‘Hi, Mum,’ said Kat. She swung her legs backwards and forwards and stared into space.
‘This isn’t much of a half term for you, is it?’
‘Don’t worry, Mum. We’re fine.’
Mum smiled. Then she said the police were visiting us again and we should go downstairs, in case they wanted to ask us anything. Then she went out and Kat got off the desk. She hid the theory list and the photographs in the little drawer under my desk. Then she picked up the souvenir picture and said that she’d hand it over to the police, just in case it was of some use. Then she went out of my room. I reopened the drawer. I found my favourite photo –
the one Salim had taken of Kat and me on the footbridge. It looked as if a corner of the London Eye was emerging from my shoulder. Then I put it in my book of weather systems, between cyclones and anticyclones, where it would be safe. Then I followed Kat downstairs.
Soon the police car drew up and Mum and Aunt Gloria took the same places on the sofa and Dad showed in Detective Inspector Pearce, who was on her own. She sat on the same chair as yesterday. Nobody said anything for a minute. Then Kat went up to her and offered her the souvenir photograph.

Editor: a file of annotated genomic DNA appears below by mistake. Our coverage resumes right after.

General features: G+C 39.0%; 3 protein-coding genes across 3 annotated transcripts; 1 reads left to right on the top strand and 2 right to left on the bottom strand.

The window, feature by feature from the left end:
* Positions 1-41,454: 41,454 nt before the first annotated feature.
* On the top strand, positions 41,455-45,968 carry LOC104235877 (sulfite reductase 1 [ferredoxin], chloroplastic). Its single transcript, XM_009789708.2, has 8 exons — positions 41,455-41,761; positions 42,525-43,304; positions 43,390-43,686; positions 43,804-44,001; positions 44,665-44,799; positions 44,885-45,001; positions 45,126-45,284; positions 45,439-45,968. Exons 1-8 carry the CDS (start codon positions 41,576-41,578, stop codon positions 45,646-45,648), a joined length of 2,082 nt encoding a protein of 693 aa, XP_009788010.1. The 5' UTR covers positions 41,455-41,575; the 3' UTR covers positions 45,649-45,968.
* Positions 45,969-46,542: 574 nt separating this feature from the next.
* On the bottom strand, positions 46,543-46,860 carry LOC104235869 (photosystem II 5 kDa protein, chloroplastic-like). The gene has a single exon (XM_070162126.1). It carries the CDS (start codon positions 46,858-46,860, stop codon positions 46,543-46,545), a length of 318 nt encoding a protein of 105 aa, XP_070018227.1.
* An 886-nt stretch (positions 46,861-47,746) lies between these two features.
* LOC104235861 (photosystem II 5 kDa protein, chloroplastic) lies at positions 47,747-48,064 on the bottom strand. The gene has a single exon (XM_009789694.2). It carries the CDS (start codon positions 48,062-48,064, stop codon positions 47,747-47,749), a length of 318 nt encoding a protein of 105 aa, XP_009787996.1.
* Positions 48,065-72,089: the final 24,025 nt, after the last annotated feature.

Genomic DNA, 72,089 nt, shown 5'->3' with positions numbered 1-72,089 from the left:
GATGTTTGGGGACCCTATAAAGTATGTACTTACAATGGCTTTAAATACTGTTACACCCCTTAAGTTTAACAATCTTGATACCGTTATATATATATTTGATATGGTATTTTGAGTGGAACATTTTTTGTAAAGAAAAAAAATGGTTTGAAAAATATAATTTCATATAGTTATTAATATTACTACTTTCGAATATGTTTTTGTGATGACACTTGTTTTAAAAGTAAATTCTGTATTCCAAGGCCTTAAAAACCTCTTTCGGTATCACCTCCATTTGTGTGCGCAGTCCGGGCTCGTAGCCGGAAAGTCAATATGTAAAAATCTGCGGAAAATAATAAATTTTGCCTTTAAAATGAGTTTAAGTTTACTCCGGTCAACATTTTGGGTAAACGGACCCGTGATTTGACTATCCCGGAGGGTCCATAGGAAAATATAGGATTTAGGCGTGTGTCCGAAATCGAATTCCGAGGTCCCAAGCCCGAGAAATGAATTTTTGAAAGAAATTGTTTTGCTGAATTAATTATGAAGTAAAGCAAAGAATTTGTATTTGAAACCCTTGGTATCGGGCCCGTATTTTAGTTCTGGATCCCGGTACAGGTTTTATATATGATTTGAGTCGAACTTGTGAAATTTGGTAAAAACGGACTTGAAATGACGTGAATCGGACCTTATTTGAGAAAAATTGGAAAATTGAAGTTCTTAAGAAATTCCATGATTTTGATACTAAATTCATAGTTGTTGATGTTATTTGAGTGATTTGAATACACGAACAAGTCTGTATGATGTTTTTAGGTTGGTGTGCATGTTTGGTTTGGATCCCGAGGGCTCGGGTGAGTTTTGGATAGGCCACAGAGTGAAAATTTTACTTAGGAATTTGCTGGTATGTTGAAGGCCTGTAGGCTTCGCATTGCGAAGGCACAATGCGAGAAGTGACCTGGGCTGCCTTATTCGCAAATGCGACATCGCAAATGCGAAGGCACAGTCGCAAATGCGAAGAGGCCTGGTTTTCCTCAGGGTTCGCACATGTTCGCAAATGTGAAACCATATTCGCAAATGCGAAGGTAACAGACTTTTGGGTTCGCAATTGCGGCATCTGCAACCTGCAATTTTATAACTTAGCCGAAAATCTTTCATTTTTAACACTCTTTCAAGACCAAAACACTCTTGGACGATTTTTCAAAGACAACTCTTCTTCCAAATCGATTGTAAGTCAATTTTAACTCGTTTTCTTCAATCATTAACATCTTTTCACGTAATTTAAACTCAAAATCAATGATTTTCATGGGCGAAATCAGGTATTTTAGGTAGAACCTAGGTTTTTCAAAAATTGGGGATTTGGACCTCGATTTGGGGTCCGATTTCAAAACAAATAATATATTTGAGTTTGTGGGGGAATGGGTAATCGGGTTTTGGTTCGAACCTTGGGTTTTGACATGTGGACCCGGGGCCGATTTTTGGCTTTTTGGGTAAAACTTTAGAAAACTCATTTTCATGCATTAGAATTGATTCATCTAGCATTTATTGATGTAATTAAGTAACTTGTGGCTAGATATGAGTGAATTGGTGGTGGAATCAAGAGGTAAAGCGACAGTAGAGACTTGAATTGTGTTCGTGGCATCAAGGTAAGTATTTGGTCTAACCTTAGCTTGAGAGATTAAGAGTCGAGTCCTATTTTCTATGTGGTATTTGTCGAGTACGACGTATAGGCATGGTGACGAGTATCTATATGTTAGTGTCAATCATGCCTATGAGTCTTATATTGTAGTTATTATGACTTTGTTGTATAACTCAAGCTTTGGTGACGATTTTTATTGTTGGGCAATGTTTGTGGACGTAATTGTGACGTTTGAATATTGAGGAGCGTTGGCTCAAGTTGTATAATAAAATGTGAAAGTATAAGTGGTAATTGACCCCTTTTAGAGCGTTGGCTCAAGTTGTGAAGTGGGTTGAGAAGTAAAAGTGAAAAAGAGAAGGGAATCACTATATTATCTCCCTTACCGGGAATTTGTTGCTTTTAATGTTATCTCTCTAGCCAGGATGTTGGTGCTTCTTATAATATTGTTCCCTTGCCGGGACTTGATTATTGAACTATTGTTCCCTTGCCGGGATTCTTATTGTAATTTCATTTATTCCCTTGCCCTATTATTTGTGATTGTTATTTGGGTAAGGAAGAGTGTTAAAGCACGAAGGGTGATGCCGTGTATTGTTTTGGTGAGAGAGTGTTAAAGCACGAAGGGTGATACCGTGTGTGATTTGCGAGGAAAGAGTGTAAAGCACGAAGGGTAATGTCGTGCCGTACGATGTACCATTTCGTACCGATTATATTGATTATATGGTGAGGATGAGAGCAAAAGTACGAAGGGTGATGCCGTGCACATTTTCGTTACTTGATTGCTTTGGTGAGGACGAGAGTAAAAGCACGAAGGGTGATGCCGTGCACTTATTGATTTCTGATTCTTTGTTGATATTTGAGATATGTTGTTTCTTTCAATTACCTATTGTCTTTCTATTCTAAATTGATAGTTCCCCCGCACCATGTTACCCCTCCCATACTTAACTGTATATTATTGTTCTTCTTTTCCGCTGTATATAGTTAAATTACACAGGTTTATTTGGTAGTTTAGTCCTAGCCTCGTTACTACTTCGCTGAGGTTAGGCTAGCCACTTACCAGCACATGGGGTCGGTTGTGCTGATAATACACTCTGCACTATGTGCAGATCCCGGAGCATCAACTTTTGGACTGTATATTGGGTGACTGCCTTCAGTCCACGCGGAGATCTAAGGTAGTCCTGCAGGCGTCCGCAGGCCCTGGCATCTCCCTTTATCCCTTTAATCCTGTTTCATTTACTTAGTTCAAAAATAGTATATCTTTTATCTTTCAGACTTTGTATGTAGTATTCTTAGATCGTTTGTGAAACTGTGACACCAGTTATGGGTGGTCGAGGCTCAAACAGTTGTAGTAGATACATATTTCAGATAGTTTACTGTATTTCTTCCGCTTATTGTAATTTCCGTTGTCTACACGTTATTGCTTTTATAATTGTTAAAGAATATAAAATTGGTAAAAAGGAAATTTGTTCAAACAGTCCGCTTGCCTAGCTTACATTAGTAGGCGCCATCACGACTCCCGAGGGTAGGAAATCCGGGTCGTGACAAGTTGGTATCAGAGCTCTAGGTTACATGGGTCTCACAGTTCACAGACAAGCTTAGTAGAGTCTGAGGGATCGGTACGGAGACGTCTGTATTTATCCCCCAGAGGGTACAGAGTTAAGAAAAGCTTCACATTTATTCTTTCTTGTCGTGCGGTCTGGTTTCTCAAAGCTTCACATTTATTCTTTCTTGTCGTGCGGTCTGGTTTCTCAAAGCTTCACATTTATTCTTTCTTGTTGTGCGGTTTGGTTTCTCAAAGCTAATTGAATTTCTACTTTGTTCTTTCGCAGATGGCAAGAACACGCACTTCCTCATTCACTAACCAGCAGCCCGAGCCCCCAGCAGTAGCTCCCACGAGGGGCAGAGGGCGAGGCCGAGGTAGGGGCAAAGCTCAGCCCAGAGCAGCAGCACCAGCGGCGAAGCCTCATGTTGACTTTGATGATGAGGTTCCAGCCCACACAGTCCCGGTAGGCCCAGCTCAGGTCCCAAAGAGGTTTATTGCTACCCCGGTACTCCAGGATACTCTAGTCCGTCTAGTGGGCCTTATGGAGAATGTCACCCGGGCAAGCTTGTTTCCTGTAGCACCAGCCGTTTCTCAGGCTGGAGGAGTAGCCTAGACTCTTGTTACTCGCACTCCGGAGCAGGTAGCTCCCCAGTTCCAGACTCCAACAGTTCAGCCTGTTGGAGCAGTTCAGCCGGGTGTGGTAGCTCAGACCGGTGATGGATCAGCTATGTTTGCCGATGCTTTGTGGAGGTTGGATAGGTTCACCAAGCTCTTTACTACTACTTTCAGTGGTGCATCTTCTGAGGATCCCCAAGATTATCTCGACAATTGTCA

‘I’m sorry we didn’t give it to you sooner,’ Kat said.
‘I meant to yesterday, but we forgot, didn’t we, Ted?’
‘Hrumm,’ I said.
Detective Inspector Pearce took the photo and shook her head and smiled. ‘We already have that one, Kat,’ she said. ‘Along with sixty-four others. But thanks anyway.’
Aunt Gloria grabbed the photograph and peered at it. ‘What is this?’
‘It’s a picture of the people in the pod, Aunt Gloria,’ I explained. ‘The pod that—’
‘Not a trace of Salim in any of them, I’m afraid,’
Detective Inspector Pearce said. ‘Nor in the CCTV footage. I’ve been checking much of it myself. In that particular pod, a rather large gentleman –’ she leaned over and pointed to the big white-haired man in the raincoat – ‘stood in the same spot for nearly the whole ride and blocked much of the camera’s view.’